I would argue that being misogynistic or overly judgmental of others is a worse example for children than wearing a bikini at the beach.

I'm not a huge Kardashian fan, but I recognize that Kim is an integral part of the conversation surrounding the expectations we have for women once they become mothers. I recognize that her parenting skills have been called into question since she gave birth in 2013 and that people have doubted her ability to be a good mom from the jump because of her lavish lifestyle and sex symbol status. They've even estimated how much therapy North and Saint will need when they get older. Nobody really knows how Kim is raising her kids, but we can assume that they are fed, clothed, and sleep in a warm bed every night. Beyond that, it seems unfair to assume that her priorities aren't in the right place because of how much her jewelry costs and how little clothing she wears.

I don't believe that saying "she is a mother" to assert a woman's worth immediately implies that a childless woman has none. But it does present a conundrum: how can motherhood be used to build somebody up AND tear them down? You can't have it both ways. You can't vilify a woman for her wardrobe or sexual past because she's a mom, while also insisting she be shown more compassion because she's a mom. You can't claim that motherhood makes a woman worthy of praise and celebration while also using her motherhood against her when you feel she isn't behaving in a way that you see fit. There are a lot of things to be on the fence about when it comes to Kim Kardashian (I, for one, am continually disappointed in her comments about feminism), but when it comes to her being "somebody's mother," it's time for the public to pick a lane.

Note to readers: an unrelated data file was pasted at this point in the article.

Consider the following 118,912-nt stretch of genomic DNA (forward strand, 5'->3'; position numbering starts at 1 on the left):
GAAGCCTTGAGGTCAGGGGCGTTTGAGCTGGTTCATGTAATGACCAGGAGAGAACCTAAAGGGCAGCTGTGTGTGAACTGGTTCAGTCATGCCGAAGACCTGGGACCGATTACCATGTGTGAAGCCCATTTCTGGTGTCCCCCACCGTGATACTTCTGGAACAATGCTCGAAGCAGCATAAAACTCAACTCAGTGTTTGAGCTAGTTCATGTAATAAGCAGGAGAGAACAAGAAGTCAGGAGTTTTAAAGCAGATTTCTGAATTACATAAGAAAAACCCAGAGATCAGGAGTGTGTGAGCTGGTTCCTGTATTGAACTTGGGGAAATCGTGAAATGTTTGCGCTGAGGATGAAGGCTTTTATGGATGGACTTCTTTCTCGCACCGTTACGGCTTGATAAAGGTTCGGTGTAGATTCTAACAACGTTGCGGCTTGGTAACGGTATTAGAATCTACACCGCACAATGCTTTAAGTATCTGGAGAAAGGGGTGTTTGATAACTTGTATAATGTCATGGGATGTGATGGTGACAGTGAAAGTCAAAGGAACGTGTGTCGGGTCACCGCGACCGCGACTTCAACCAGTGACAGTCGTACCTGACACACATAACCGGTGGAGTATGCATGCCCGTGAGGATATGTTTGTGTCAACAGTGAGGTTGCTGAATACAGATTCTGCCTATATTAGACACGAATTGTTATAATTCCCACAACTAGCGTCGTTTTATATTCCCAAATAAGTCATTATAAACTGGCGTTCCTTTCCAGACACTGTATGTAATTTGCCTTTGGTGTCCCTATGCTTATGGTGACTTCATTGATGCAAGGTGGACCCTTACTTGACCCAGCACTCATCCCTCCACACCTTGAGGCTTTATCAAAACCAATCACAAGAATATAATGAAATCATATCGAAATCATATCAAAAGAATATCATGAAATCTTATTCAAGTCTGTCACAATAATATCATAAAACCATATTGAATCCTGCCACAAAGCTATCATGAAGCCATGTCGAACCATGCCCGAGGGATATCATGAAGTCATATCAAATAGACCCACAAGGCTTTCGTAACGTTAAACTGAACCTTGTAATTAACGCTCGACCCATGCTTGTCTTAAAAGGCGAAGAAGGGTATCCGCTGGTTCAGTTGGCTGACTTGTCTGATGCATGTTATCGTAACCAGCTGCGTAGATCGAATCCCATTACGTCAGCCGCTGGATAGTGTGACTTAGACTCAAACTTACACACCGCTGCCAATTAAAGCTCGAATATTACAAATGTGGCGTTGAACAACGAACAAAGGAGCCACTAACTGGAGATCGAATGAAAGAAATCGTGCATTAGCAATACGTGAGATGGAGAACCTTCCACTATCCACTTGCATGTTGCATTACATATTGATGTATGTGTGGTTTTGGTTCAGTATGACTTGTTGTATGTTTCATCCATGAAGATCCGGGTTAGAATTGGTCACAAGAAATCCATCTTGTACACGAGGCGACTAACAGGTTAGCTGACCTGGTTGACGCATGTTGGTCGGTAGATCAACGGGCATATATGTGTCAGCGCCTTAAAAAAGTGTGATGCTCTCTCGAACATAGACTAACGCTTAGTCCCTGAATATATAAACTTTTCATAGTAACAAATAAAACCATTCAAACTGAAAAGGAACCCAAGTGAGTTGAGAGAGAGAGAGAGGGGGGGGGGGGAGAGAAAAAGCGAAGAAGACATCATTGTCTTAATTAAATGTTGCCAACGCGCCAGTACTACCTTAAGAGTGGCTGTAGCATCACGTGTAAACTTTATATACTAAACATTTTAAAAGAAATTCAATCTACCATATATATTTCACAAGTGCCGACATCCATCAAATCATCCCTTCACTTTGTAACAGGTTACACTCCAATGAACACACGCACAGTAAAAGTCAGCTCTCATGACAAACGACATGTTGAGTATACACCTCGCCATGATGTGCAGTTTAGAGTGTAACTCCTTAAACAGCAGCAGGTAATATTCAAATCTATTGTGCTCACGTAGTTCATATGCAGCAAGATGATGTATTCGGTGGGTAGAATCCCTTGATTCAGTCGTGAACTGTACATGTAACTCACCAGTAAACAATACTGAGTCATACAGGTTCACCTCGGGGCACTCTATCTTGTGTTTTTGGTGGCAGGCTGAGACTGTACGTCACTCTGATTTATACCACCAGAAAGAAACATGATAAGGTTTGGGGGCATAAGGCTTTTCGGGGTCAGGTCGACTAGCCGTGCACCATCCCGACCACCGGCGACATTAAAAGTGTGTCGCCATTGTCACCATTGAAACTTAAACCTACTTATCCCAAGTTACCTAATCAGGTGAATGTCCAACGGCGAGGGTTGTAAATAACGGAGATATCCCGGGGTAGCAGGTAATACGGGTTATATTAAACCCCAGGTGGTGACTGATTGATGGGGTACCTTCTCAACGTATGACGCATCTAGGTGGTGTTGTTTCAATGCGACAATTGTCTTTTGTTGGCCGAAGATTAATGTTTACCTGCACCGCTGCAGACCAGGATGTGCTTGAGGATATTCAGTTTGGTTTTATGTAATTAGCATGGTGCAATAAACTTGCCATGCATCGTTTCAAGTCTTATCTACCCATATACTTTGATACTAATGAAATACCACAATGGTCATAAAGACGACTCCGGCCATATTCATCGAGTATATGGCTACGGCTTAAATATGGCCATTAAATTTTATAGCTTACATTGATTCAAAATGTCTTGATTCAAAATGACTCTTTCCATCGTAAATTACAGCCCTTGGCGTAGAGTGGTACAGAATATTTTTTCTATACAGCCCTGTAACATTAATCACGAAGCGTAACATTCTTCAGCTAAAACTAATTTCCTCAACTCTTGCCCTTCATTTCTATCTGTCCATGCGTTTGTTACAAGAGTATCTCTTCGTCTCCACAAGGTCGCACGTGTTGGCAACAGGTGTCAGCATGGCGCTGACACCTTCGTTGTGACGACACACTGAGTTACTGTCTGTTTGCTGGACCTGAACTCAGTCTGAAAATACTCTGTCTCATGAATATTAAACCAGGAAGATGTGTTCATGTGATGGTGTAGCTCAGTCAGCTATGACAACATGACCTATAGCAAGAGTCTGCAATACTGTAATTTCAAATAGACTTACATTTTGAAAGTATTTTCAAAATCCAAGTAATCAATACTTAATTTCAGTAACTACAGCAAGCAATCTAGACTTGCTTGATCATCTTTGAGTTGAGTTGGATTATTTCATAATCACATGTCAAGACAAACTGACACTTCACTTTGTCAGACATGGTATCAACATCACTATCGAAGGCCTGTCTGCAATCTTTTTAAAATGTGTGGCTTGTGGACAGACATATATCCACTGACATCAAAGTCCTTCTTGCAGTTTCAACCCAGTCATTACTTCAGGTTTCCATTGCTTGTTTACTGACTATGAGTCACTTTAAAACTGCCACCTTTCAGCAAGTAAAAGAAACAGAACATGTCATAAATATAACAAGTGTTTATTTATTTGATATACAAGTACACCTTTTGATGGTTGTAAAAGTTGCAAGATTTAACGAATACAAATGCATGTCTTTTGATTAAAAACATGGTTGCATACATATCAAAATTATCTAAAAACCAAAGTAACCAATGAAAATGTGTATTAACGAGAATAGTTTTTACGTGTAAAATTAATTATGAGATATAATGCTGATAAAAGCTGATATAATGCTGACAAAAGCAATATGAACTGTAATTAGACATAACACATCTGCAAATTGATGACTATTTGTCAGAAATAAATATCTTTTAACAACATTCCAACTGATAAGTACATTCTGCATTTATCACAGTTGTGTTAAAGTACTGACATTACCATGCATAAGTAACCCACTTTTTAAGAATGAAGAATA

You can't vilify a woman for her wardrobe or sexual past because she's a mom, while also insisting she be shown more compassion because she's a mom.
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Furthermore, we shouldn't have to consider a woman's status as a mother (or a wife, a sister, a daughter, an aunt) in order to relate to or empathize with her. Yes, Kim Kardashian happens to be all of those things. Many women are. But in the event that someone is attacked and their safety put at risk, how is it relevant? Being a person should be enough of a reason to be respected and valued, no matter how much you disagree with how someone lives their life.

Kim Kardashian doesn't deserve our sympathy after being held at gunpoint because she's a mother; she deserves our sympathy because she's a human being. We should feel bad for people who have had horrible things happen to them, regardless of how many children they have, or if they have children at all. "She is a mother" has become a dangerous dichotomy, and we should stop putting moms on a pedestal for the sole purpose of judging them from where we stand below.

Image Source: Getty / James Devaney